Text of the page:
Chapter 14

Biodiesel Production (pp. 251-262)
Authors:  (Oscar Marin-Flores, Anna Lee Tonkovich and Yong Wang, Voiland School of Chemical Engineering and Bioengineering, Washington State University, Pullman, WA, USA, and others)
Biodiesel has attracted a great deal of attention due to not only its environmental
benefits but also the fact that it is made from renewable resources. However, the cost of
production of biodiesel still appears to be prohibitive which makes it commercially
unviable. Some of the solutions proposed to overcome this drawback involve the use of
waste cooking oils as raw material, the implementation of continuous transesterification
processes and the recovery of high quality glycerol as by-product. The feedstock used
defines whether the synthesized biodiesel is of first, second or third generation. The most
widely used method to produce biodiesel is the transesterification of vegetable oils and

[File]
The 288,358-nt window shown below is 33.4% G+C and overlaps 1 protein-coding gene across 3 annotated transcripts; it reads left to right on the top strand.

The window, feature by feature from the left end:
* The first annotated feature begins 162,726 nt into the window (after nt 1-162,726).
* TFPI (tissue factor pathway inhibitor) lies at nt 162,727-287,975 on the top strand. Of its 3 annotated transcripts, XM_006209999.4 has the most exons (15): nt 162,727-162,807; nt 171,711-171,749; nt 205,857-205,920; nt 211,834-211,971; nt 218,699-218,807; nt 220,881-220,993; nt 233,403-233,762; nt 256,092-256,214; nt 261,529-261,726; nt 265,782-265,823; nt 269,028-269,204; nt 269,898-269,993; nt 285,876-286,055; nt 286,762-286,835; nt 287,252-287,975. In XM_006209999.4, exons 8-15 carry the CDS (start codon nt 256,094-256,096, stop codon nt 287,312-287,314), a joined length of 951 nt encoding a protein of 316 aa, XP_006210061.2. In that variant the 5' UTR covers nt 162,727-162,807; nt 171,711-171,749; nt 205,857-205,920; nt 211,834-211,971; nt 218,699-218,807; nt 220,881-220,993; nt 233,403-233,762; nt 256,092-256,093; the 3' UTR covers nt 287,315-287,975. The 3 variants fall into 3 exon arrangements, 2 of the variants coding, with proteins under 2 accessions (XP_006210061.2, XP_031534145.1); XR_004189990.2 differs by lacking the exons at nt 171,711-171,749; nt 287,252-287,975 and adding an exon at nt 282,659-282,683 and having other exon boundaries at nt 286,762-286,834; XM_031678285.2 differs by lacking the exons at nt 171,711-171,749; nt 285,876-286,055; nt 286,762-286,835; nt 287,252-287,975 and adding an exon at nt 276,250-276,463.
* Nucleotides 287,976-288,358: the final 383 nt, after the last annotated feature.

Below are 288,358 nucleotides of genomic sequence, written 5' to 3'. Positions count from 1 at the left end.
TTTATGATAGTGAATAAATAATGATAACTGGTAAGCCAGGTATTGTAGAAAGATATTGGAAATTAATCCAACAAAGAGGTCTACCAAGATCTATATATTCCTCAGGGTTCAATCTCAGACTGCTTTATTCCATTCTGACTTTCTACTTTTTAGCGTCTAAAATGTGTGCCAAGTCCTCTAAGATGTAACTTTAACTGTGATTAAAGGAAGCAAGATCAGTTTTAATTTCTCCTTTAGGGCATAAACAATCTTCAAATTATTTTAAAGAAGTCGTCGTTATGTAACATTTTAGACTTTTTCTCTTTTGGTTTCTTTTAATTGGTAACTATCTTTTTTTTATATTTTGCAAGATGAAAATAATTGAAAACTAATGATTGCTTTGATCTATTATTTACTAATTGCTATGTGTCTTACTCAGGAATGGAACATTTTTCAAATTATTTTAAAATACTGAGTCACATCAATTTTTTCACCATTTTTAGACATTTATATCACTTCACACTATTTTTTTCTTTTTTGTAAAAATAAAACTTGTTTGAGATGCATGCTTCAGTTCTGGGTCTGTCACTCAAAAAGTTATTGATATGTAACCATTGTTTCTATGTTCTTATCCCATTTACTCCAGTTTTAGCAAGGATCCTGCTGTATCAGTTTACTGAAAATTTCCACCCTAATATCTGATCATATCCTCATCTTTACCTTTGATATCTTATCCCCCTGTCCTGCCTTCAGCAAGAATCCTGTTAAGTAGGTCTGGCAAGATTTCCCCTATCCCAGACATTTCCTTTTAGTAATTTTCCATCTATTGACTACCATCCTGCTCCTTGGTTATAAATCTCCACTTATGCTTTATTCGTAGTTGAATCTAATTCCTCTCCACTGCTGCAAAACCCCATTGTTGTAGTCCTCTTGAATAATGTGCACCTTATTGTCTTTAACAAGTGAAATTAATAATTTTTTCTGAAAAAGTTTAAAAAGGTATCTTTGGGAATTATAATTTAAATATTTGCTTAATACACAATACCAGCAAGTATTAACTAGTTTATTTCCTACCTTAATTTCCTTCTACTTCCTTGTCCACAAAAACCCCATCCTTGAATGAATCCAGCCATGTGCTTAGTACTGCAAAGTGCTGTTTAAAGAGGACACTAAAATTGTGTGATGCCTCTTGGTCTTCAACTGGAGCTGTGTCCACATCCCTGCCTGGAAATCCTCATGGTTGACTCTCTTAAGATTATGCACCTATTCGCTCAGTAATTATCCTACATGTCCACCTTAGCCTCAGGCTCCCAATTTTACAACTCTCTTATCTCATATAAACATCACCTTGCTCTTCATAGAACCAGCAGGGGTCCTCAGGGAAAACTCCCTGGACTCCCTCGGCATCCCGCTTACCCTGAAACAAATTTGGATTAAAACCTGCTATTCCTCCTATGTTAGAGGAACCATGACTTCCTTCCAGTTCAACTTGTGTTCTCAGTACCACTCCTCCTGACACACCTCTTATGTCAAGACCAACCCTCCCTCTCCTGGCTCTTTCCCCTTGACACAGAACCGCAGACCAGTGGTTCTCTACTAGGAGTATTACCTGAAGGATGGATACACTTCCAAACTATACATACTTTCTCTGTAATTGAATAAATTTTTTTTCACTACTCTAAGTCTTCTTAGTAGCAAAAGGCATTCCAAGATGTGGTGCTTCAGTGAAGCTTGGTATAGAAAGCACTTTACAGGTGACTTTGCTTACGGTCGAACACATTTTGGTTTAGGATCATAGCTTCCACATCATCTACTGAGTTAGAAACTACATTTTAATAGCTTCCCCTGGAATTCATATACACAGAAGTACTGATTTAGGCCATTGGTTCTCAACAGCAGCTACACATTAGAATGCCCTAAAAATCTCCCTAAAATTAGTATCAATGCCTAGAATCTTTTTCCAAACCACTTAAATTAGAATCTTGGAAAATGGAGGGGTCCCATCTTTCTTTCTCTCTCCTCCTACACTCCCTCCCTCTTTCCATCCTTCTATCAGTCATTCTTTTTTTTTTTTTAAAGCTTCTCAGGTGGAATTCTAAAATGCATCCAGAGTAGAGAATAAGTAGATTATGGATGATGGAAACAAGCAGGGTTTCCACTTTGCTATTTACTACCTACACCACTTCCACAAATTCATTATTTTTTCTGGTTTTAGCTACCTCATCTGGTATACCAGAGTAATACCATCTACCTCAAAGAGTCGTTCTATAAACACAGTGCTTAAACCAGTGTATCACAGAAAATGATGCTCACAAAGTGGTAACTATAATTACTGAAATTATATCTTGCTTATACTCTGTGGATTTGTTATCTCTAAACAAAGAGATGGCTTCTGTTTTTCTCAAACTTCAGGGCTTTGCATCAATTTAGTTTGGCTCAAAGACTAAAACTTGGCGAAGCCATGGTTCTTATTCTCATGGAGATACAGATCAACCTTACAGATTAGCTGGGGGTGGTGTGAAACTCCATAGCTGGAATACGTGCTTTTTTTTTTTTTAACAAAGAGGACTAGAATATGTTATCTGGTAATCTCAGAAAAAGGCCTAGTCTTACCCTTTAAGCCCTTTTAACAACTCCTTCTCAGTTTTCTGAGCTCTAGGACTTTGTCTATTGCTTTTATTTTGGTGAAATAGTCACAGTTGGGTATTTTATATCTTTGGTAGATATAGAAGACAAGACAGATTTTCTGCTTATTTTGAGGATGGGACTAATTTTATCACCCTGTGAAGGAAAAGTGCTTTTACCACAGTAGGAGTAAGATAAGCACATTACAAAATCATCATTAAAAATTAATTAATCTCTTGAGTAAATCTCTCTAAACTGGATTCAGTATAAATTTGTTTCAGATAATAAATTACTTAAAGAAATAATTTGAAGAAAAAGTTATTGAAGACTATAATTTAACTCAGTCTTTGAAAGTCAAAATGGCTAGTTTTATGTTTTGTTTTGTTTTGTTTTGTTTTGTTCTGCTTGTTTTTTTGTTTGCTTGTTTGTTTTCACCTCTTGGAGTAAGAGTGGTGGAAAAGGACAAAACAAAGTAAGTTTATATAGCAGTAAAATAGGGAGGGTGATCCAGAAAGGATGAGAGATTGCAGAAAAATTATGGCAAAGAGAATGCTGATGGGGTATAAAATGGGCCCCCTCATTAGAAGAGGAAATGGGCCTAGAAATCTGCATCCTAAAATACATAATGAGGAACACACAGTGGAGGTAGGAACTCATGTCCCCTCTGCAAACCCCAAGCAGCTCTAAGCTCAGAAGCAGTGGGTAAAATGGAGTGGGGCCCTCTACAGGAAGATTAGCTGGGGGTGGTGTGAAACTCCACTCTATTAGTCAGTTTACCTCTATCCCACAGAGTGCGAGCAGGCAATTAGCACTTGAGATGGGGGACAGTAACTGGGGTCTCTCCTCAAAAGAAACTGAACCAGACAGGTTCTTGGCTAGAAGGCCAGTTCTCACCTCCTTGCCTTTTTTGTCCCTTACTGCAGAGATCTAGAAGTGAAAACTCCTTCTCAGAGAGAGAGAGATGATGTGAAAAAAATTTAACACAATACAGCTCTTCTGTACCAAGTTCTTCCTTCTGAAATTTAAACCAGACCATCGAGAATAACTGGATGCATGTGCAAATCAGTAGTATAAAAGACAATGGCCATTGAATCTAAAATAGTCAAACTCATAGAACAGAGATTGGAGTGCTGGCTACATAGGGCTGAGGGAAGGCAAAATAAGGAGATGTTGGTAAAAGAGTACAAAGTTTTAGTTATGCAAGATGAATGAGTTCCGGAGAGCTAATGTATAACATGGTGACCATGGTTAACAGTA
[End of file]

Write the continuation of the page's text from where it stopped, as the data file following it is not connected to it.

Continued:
animal fats. The rates of transesterification appear to be affected by certain variables such
as molar ratio of glycerides to alcohol, catalysts, reaction temperature, reaction time and
free fatty acids and water content of oils or fats. The mechanism and kinetics of the
transesterification are analyzed in the present article to show how the reaction occurs and
progresses with time.
any percentage, which is represented by a number following a B. Thus, B10 is 10 percent
biodiesel with 90 percent petroleum, or B100 is 100 percent biodiesel, with no petroleum
addition [1].